Forget any preconceived notions about the state of writing today. An exciting group of writers emerged from the literary shadows last Thursday evening with the launch of the poetry and prose anthology Pluto or Spain, featuring the work of 11 UTM students.
Friends, family, and supporters filled the seats of the MiST Theatre and waited for the readings to begin. The organizers coaxed the audience with pizza, cookies, and coffee. Matthew Del Mei, one of the evening’s hosts and credited as the anthology’s editor, stepped onstage at 7:30 p.m. and asked the audience to take their seats.
Alexander Tkachuk took the stage as the first reader. Tkachuk, now an alumnus, was a regular reader at campus literary events and known in particular for his risqué poetry. He delivered a rare PG-rated poem and an excerpt from a comic short story about burnt toast on Jupiter.
Valeria Ryrak followed Tkachuk with an excerpt from a wonderfully detailed short story about a student distracted from her schoolwork by her intricate inner life. She finished with two very eloquent poems.
The contrast between her and the next reader, Chris Laliberte (the other host of the evening), was striking. His towering figure and deep voice lent force to his excerpt from a chilling post-apocalyptic story.
The pace changed again when Del Mei read two selections both hilarious and intense: an excerpt from an absurdist short story called “Life in the Impossible Room after the Documented Disaster”, and an experimental poem about waiting at the doctor’s office consisting mainly of the words “tick tock”, which came alive in his reading.
Ankita Nayar, who is currently completing a master’s program in creative writing in New York, flew in for the evening. She read an excerpt of the excerpt of her fantasy novel that is her contribution to the anthology. The imagination showed in the story surely requires an exceptional personality.
Next was Larissa Fleurette Ho, who captivated the audience with an excerpt from “Manu”, a non-fiction story set in a summer camp. The tone flowed from tense to funny to sad and poetic with ease. The short selection ended on a cliffhanger—I only wish it had gone on longer.
Luke Sawczak read his reserved but lovely poem “St. Lawrence”, divided into six parts with, as he put it, “fancy Roman numerals”.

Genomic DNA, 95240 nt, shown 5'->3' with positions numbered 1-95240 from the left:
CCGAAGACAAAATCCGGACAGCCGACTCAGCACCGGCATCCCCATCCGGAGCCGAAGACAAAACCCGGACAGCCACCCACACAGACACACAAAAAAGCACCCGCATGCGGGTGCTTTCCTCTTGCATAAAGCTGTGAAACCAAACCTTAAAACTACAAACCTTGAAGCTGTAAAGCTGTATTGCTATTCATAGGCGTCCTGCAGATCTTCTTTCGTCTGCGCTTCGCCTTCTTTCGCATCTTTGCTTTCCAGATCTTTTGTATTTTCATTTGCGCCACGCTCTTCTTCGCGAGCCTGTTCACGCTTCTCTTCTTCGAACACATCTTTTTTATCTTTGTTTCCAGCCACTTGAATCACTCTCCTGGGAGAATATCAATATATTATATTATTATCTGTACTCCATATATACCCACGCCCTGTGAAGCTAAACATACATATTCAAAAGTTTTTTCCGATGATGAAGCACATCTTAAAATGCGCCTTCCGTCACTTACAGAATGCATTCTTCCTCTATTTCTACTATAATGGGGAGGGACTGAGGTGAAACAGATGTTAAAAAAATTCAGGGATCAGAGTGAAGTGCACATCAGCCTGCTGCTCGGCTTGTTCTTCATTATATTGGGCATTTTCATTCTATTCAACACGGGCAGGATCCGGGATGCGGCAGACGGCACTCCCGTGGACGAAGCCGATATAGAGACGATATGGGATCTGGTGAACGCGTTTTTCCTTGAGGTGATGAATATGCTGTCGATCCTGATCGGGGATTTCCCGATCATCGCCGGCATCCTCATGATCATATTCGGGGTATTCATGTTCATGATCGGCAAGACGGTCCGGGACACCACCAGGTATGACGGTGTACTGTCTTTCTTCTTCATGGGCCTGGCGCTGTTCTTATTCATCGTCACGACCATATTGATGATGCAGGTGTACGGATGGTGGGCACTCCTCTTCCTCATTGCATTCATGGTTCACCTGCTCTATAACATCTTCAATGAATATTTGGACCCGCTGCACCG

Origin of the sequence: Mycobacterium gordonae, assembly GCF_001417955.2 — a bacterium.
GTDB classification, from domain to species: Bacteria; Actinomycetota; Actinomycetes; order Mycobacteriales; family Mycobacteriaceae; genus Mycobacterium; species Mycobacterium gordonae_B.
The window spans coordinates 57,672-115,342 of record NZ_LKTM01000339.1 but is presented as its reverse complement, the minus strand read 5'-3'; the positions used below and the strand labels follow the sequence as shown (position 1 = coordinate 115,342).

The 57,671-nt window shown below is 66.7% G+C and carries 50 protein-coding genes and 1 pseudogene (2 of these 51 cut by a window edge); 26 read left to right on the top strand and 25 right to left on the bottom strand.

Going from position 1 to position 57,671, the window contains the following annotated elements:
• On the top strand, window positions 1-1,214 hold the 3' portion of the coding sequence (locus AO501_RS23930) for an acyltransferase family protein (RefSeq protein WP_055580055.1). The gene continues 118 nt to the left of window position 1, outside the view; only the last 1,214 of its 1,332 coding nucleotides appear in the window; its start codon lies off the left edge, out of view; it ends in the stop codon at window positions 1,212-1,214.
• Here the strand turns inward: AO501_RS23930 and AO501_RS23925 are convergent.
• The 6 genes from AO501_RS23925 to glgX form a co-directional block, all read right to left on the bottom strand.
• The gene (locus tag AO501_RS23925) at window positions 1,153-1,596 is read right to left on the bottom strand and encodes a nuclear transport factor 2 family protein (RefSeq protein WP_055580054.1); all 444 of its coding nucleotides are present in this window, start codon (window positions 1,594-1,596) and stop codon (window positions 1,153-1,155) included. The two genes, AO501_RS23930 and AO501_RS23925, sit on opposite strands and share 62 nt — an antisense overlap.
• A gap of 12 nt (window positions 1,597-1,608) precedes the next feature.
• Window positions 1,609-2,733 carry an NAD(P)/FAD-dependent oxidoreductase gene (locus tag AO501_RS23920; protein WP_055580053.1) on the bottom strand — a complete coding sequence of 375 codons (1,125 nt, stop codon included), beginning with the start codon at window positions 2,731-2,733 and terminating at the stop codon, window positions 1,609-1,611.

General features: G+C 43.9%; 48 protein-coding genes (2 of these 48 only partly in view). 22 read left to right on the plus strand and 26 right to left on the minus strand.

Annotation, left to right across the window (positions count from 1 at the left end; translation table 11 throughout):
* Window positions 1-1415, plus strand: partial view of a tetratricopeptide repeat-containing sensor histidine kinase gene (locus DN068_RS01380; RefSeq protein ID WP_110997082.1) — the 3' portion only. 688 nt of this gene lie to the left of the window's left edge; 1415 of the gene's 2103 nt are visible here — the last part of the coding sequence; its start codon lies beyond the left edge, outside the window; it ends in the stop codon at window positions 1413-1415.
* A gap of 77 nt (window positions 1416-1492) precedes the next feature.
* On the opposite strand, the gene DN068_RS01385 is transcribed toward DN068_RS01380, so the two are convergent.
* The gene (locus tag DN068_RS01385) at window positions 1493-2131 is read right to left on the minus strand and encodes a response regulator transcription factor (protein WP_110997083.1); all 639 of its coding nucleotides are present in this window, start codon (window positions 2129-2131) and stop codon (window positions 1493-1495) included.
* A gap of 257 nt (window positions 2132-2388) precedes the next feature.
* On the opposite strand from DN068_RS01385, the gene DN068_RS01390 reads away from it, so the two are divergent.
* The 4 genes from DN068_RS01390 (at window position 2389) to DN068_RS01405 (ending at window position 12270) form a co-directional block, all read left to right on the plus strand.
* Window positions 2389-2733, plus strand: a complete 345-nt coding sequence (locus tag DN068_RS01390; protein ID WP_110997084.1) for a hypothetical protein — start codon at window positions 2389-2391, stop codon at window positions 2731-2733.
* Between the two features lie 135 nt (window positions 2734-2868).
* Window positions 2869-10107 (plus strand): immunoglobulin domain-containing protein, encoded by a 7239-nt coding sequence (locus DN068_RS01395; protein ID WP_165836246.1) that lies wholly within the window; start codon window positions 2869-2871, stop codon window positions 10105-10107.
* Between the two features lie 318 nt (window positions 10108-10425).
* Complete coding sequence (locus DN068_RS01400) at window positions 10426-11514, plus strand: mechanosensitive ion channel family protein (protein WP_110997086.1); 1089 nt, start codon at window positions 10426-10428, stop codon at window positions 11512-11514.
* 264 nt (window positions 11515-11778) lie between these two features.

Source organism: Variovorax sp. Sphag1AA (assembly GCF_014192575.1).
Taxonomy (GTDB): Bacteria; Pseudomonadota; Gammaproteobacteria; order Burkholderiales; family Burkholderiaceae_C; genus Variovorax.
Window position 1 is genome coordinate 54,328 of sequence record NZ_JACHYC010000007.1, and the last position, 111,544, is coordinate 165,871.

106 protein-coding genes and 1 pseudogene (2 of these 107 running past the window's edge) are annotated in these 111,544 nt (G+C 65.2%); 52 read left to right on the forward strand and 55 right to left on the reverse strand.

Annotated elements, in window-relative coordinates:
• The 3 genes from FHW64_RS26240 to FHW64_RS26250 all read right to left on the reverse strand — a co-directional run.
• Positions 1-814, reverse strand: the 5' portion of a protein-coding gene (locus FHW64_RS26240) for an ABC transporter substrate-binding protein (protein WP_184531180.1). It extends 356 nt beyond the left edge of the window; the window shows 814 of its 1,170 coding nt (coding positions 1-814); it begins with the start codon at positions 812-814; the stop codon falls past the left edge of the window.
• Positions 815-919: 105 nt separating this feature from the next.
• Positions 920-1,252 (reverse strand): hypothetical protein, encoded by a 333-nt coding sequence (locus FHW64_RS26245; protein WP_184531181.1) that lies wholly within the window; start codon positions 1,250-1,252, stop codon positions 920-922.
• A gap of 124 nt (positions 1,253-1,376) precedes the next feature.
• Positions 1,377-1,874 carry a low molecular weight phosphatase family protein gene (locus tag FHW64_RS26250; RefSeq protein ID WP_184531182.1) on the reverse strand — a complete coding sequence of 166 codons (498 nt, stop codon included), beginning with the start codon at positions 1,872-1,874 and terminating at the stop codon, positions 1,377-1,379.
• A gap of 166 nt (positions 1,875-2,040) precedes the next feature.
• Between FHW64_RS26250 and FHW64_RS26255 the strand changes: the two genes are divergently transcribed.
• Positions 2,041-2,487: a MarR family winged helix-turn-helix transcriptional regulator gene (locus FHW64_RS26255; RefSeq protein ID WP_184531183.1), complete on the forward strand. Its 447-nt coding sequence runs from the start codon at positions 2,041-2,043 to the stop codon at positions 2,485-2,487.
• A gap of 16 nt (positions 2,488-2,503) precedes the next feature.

The four remaining writers couldn’t make it to the book launch for various reasons. Valerie Charun’s urban poetry was read by Tkachuk; an excerpt of Kevin O’Leary’s gripping murder story was read by Laliberte; a short, comic story by Leah Edwards, now in the creative writing master’s program at St. George, was read by Del Mei; and Kelly Semkiw’s direct and stunning poems were read by Sawczak. The night closed most appropriately on her final poem, which runs, “Be so subtle and you won’t notice that it’s poetry.”
The writers who collaborated on Pluto or Spain met in Professor Richard Greene’s third-year creative writing course, ENG389Y, in the 2011/12 year. Near the end of the course, Greene revealed that the university was offering the $1,200 “Launch Pad” grant to support emerging artists and suggested that the group put together a book. Ho volunteered to submit the proposal with a preliminary outline, marketing plan, and budget.
The proposal was approved in the summer, and the classmates met in August and then throughout the year to plan the project, which included selecting, editing, and copy-editing the pieces, designing the cover, interviewing the authors for biographies, and choosing a publisher. Eventually Life Rattle Press, which is strongly associated with the campus’s typically non-fiction professional writing program, agreed to publish the anthology.
All but three of the ENG389Y students participated in the project. The only task not volunteered by members of the group was the typesetting provided by Life Rattle. Del Mei acted as the main editor and coordinator, necessitated not least by the fact that most of the amateur anthologists were still enrolled in full-time studies during the publication process.
Pluto or Spain is an exciting, diverse collection of strong local voices with definite potential. For the time being, physical copies can be purchased at the Medium’s office, and an e-book version is available on Amazon.